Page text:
Patch Tuesday preview: What Microsoft fixes today is anyone's guess

One sure bet: There'll be no fix for a Word bug exploited for two months

Microsoft Corp.'s emergency patch a week ago has thrown off researchers who track the company's security updates, leaving them with little to go on when predicting what today's updates will address.

Last week, Microsoft said it would release five security updates today, four affecting Windows, one dealing with Microsoft Content Management Server.

"I'm just not sure at this point what they'll fix," said Minoo Hamilton, senior security researcher with patch management vendor nCircle Network Security Inc. "The out-of-band [ANI vulnerability] patch was obviously specific to events. And for last month, when they skipped the month, we still don't know if they were just holding some or sitting on them or didn't have anything."

Amol Sarwate, the manager of rival Qualys Inc.'s vulnerability lab, would only hesitate a general guess. "I'm assuming that the four vulnerabilities in Windows will be core operating system vulnerabilities. But will they affect Vista? And if so, will the vulnerability be in code which was reused [from earlier Windows], like the ANI vulnerability? Those are the two important questions."

Sarwate and Hamilton felt they were on firmer ground when discussing what wouldn't be in today's updates. "What they did not call out was a fix for the vulnerability in Word," said Sarwate.

Hamilton also noticed the absence of an Office update, which in the past Microsoft has called out separately from Windows fixes in its pre-patch announcements. "It seems like there's a vulnerability in Office every single month, so I'm not sure what happened here."

Microsoft acknowledged a bug in Word 2000 and Word 2002 almost two months ago, when it also said that attackers had already turned exploits loose.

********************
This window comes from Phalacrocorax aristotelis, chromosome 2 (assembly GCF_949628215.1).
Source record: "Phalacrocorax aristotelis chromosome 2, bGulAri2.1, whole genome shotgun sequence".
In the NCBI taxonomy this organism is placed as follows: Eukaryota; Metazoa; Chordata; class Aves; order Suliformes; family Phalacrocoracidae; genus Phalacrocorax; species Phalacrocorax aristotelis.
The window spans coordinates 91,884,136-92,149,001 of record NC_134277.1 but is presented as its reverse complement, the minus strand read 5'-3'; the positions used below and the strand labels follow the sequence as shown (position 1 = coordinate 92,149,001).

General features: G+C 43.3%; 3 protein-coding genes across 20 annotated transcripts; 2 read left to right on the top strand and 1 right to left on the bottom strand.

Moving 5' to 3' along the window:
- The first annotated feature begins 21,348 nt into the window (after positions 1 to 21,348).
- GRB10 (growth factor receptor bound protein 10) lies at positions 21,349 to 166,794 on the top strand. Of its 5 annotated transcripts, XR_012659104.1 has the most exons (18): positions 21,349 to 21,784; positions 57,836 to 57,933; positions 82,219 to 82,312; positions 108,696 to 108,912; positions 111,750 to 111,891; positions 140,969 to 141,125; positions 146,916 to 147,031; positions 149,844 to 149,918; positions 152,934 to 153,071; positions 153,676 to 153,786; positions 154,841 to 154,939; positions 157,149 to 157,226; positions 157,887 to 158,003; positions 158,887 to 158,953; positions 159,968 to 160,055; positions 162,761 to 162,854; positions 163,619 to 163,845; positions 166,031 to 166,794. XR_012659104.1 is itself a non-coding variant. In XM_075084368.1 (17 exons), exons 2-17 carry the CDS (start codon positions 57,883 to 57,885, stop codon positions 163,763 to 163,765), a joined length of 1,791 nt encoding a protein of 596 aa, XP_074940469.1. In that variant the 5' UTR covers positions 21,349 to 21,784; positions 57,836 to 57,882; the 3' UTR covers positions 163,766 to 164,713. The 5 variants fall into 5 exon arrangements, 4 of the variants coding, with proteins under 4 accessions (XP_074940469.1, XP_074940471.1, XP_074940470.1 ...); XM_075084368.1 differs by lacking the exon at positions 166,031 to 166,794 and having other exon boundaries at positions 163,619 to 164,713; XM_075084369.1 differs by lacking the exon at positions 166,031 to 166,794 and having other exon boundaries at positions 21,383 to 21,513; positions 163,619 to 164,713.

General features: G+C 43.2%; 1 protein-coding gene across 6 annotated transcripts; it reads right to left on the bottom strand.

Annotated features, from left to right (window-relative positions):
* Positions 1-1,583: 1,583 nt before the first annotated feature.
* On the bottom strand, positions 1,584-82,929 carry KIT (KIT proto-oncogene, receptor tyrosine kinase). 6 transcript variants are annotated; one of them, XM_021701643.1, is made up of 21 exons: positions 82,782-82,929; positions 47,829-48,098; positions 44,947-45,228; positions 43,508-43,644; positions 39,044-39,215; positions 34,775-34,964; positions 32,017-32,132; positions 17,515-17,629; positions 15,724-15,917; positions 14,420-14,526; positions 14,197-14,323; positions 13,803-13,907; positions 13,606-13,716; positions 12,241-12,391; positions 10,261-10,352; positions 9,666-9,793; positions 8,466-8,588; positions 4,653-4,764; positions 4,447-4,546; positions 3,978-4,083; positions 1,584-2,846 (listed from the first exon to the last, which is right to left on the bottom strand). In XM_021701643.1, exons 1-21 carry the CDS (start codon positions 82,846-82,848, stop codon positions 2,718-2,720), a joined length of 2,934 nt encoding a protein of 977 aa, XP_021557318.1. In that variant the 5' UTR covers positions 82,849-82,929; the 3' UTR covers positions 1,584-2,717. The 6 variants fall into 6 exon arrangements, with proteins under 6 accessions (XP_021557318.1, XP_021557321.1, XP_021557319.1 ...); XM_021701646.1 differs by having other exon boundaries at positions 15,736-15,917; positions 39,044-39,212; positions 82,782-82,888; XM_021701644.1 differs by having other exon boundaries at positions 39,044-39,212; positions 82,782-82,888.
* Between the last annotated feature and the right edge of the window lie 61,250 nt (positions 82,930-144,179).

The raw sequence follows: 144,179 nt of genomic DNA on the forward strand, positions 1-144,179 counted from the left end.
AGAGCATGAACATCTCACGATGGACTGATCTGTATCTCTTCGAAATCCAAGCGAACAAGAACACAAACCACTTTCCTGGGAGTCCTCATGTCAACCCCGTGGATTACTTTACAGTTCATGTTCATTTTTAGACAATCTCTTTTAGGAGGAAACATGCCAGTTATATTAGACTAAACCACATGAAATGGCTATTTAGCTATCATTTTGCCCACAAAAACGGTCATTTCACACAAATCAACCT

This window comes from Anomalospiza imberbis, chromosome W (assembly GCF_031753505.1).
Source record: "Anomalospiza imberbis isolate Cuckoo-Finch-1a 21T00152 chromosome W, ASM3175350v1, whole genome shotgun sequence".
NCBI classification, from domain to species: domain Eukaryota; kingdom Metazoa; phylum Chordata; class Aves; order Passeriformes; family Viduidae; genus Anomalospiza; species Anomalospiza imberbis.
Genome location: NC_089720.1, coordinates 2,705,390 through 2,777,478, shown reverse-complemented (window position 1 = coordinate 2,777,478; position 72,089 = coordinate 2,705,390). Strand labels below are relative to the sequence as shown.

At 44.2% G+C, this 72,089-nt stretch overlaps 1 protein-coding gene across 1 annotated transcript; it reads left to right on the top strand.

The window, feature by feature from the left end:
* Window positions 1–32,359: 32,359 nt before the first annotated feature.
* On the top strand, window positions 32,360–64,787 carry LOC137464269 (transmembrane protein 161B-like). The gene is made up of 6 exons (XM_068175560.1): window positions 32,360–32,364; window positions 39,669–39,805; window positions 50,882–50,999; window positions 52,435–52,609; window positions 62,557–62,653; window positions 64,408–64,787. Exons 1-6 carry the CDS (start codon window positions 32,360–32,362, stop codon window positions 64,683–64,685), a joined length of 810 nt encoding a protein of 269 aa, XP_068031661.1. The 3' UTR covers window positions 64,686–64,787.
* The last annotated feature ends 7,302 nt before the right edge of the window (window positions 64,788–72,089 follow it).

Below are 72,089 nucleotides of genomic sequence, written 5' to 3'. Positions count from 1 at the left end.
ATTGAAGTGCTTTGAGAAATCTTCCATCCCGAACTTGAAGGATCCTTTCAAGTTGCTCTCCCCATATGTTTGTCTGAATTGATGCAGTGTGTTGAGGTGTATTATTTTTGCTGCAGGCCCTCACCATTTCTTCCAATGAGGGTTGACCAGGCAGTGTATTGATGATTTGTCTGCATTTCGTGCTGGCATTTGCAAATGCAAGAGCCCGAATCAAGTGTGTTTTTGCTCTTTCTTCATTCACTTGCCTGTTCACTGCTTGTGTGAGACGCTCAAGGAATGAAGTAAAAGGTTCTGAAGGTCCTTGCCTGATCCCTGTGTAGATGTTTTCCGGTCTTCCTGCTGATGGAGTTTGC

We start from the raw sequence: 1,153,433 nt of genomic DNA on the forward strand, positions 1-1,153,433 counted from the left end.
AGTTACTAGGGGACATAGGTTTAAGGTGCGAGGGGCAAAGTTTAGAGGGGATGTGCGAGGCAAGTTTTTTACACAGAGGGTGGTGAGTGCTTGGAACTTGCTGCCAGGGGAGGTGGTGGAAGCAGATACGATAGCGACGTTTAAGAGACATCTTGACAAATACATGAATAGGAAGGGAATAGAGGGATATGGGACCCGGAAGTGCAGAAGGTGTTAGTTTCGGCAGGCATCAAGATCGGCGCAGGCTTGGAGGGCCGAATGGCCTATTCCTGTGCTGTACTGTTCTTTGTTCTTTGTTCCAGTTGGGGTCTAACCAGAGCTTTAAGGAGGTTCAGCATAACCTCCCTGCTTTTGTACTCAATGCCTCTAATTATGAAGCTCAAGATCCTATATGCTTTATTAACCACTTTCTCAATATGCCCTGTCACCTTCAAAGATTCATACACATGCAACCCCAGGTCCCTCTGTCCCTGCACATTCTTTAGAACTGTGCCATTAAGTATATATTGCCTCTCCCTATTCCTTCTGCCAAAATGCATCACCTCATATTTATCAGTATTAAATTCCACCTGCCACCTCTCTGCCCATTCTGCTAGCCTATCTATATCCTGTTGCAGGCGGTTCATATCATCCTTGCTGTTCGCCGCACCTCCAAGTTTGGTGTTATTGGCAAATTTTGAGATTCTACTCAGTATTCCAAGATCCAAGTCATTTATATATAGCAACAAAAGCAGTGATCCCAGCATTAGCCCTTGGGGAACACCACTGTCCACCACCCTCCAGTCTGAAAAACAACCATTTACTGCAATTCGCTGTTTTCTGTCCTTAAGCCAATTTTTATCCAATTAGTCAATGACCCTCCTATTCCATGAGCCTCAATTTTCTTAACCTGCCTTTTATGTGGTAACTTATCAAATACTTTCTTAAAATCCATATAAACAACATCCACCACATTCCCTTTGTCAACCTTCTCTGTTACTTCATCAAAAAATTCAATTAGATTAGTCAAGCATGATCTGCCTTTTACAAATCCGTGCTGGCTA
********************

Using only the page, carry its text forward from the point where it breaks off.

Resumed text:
Typically, Microsoft's once-a-month security updates include patches for a mix of vulnerabilities; some may have already been disclosed, a larger number are for bugs that have been reported privately to the software developer. Of the known flaws in the company's Windows operating system -- as posted by eEye Digital Security Inc.'s Zero-Day Tracker site and the SANS Institute's missing patches listing -- none rank critical. Microsoft said last week that at least one of the updates will be given just such a critical rating today.

The update for Microsoft Content Management Server, a discontinued Web filtering server that's been absorbed into the new Microsoft Office SharePoint Server 2007, will also be graded critical, Microsoft has said. However, Danish bug tracker Secunia has no outstanding vulnerabilities listed for the content server software, making it likely that the flaw was reported secretly to Microsoft's security team.

Assuming Microsoft unveils the five expected updates, the first third of 2007 will have broken last year's pace in both the number of security bulletins released and the number of individual flaws fixed.

Today's updates will be available for manual download from the Microsoft Web site at around 1 p.m. EDT.

Copyright © 2007 IDG Communications, Inc.

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